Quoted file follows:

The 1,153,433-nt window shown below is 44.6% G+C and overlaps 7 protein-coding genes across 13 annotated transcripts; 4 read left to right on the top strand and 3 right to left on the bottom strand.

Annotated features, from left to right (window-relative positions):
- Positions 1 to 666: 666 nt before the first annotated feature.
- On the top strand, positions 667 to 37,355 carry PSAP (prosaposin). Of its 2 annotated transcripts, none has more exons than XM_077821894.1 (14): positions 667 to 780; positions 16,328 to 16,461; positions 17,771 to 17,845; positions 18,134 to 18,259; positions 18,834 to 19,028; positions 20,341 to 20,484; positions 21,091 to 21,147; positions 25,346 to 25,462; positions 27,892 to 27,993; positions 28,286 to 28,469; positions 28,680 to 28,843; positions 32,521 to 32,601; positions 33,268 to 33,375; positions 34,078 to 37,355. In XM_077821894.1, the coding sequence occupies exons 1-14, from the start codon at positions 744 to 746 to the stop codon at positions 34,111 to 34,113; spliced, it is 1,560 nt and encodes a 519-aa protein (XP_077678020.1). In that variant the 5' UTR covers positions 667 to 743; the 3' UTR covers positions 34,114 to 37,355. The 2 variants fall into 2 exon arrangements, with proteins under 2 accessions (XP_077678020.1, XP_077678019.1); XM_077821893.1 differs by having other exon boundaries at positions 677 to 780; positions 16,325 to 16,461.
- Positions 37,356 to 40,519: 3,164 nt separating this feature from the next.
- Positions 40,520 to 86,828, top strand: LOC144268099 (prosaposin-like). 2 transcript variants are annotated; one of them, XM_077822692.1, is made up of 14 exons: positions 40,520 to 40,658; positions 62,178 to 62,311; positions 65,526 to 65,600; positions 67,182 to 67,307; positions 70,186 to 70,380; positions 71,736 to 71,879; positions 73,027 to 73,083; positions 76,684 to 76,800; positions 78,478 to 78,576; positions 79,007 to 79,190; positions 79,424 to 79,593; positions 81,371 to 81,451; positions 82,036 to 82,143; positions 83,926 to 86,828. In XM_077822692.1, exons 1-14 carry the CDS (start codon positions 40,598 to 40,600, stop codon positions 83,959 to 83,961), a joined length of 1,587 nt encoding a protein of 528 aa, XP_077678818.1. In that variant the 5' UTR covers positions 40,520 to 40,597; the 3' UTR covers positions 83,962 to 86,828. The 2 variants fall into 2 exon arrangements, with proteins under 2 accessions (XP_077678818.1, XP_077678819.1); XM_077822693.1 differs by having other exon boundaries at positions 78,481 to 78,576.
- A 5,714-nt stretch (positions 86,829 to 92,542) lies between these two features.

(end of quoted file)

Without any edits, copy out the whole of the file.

The 1,153,433-nt window shown below is 44.6% G+C and overlaps 7 protein-coding genes across 13 annotated transcripts; 4 read left to right on the top strand and 3 right to left on the bottom strand.

Annotated features, from left to right (window-relative positions):
- Positions 1 to 666: 666 nt before the first annotated feature.
- On the top strand, positions 667 to 37,355 carry PSAP (prosaposin). Of its 2 annotated transcripts, none has more exons than XM_077821894.1 (14): positions 667 to 780; positions 16,328 to 16,461; positions 17,771 to 17,845; positions 18,134 to 18,259; positions 18,834 to 19,028; positions 20,341 to 20,484; positions 21,091 to 21,147; positions 25,346 to 25,462; positions 27,892 to 27,993; positions 28,286 to 28,469; positions 28,680 to 28,843; positions 32,521 to 32,601; positions 33,268 to 33,375; positions 34,078 to 37,355. In XM_077821894.1, the coding sequence occupies exons 1-14, from the start codon at positions 744 to 746 to the stop codon at positions 34,111 to 34,113; spliced, it is 1,560 nt and encodes a 519-aa protein (XP_077678020.1). In that variant the 5' UTR covers positions 667 to 743; the 3' UTR covers positions 34,114 to 37,355. The 2 variants fall into 2 exon arrangements, with proteins under 2 accessions (XP_077678020.1, XP_077678019.1); XM_077821893.1 differs by having other exon boundaries at positions 677 to 780; positions 16,325 to 16,461.
- Positions 37,356 to 40,519: 3,164 nt separating this feature from the next.
- Positions 40,520 to 86,828, top strand: LOC144268099 (prosaposin-like). 2 transcript variants are annotated; one of them, XM_077822692.1, is made up of 14 exons: positions 40,520 to 40,658; positions 62,178 to 62,311; positions 65,526 to 65,600; positions 67,182 to 67,307; positions 70,186 to 70,380; positions 71,736 to 71,879; positions 73,027 to 73,083; positions 76,684 to 76,800; positions 78,478 to 78,576; positions 79,007 to 79,190; positions 79,424 to 79,593; positions 81,371 to 81,451; positions 82,036 to 82,143; positions 83,926 to 86,828. In XM_077822692.1, exons 1-14 carry the CDS (start codon positions 40,598 to 40,600, stop codon positions 83,959 to 83,961), a joined length of 1,587 nt encoding a protein of 528 aa, XP_077678818.1. In that variant the 5' UTR covers positions 40,520 to 40,597; the 3' UTR covers positions 83,962 to 86,828. The 2 variants fall into 2 exon arrangements, with proteins under 2 accessions (XP_077678818.1, XP_077678819.1); XM_077822693.1 differs by having other exon boundaries at positions 78,481 to 78,576.
- A 5,714-nt stretch (positions 86,829 to 92,542) lies between these two features.